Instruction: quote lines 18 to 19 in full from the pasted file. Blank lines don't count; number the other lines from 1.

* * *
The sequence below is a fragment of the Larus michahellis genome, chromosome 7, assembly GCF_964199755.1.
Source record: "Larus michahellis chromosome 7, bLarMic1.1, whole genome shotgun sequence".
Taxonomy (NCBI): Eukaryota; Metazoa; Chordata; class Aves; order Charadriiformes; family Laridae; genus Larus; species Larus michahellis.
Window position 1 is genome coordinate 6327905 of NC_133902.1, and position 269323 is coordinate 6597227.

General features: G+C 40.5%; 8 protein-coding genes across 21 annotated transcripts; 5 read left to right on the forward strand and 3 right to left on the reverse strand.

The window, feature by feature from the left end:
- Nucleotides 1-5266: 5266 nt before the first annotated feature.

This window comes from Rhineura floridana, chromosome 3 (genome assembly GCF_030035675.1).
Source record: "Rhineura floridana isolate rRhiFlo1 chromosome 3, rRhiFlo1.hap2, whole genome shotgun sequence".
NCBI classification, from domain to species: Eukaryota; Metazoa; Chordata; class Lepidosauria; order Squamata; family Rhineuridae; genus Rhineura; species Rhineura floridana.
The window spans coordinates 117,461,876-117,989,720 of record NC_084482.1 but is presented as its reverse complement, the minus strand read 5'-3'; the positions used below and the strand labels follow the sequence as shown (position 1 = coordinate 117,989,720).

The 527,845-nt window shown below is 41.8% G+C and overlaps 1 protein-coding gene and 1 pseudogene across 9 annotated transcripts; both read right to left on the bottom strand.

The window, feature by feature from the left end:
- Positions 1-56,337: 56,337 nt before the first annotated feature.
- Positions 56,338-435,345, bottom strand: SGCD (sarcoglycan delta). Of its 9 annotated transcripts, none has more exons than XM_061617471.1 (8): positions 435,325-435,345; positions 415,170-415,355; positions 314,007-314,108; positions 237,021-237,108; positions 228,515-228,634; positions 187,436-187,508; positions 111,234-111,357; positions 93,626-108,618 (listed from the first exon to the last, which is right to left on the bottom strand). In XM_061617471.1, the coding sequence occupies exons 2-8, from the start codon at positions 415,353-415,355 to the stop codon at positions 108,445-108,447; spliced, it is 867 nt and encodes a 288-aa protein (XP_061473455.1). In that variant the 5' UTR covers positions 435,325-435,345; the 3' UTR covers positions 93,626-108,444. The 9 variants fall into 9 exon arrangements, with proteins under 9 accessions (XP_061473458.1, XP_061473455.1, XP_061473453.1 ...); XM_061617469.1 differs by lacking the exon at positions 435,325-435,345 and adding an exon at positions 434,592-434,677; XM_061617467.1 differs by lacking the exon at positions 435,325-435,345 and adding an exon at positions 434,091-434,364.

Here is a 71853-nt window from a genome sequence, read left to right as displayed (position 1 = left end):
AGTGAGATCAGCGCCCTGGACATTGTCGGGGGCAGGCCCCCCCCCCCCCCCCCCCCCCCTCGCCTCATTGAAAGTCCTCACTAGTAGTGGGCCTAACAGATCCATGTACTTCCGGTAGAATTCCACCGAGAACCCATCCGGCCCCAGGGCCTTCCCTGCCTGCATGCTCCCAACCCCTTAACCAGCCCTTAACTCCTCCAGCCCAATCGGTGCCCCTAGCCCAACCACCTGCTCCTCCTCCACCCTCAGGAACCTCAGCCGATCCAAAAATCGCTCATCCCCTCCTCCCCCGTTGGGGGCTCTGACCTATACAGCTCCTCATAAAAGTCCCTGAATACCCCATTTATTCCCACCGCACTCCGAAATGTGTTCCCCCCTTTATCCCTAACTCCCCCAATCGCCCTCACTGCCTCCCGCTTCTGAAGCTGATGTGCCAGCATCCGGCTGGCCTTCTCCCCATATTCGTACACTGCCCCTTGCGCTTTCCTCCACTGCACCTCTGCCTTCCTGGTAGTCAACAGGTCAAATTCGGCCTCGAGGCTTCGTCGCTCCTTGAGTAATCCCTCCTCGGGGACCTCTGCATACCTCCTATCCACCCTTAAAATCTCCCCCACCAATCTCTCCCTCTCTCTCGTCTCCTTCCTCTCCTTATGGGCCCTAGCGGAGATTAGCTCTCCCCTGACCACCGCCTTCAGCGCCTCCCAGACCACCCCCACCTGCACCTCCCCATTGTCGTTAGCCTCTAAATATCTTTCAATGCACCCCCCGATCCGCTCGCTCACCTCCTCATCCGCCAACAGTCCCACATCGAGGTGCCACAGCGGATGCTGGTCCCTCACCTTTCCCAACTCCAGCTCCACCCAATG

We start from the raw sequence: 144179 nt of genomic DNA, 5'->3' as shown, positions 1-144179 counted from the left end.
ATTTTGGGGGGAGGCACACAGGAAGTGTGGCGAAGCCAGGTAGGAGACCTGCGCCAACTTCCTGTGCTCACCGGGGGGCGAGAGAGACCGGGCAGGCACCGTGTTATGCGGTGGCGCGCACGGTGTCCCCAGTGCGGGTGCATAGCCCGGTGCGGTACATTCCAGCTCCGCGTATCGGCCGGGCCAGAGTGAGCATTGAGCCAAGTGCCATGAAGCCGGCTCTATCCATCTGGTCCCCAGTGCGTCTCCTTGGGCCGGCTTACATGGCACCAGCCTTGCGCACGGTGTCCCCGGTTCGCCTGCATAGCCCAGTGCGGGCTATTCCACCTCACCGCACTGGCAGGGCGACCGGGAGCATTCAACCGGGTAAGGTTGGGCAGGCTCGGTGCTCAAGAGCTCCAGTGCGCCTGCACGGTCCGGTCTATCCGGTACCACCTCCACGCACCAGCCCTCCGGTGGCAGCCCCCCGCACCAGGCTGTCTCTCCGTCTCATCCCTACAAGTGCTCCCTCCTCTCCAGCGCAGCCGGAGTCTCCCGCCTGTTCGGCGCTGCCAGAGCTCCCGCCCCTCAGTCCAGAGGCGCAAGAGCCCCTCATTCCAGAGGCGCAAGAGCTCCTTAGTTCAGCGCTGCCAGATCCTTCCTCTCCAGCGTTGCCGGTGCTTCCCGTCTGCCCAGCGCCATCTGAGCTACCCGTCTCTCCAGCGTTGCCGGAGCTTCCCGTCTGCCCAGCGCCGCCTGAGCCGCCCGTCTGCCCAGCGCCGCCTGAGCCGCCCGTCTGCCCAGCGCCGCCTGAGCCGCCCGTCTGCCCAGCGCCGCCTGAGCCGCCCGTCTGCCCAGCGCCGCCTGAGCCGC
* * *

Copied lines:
We start from the raw sequence: 144179 nt of genomic DNA, 5'->3' as shown, positions 1-144179 counted from the left end.
ATTTTGGGGGGAGGCACACAGGAAGTGTGGCGAAGCCAGGTAGGAGACCTGCGCCAACTTCCTGTGCTCACCGGGGGGCGAGAGAGACCGGGCAGGCACCGTGTTATGCGGTGGCGCGCACGGTGTCCCCAGTGCGGGTGCATAGCCCGGTGCGGTACATTCCAGCTCCGCGTATCGGCCGGGCCAGAGTGAGCATTGAGCCAAGTGCCATGAAGCCGGCTCTATCCATCTGGTCCCCAGTGCGTCTCCTTGGGCCGGCTTACATGGCACCAGCCTTGCGCACGGTGTCCCCGGTTCGCCTGCATAGCCCAGTGCGGGCTATTCCACCTCACCGCACTGGCAGGGCGACCGGGAGCATTCAACCGGGTAAGGTTGGGCAGGCTCGGTGCTCAAGAGCTCCAGTGCGCCTGCACGGTCCGGTCTATCCGGTACCACCTCCACGCACCAGCCCTCCGGTGGCAGCCCCCCGCACCAGGCTGTCTCTCCGTCTCATCCCTACAAGTGCTCCCTCCTCTCCAGCGCAGCCGGAGTCTCCCGCCTGTTCGGCGCTGCCAGAGCTCCCGCCCCTCAGTCCAGAGGCGCAAGAGCCCCTCATTCCAGAGGCGCAAGAGCTCCTTAGTTCAGCGCTGCCAGATCCTTCCTCTCCAGCGTTGCCGGTGCTTCCCGTCTGCCCAGCGCCATCTGAGCTACCCGTCTCTCCAGCGTTGCCGGAGCTTCCCGTCTGCCCAGCGCCGCCTGAGCCGCCCGTCTGCCCAGCGCCGCCTGAGCCGCCCGTCTGCCCAGCGCCGCCTGAGCCGCCCGTCTGCCCAGCGCCGCCTGAGCCGCCCGTCTGCCCAGCGCCGCCTGAGCCGC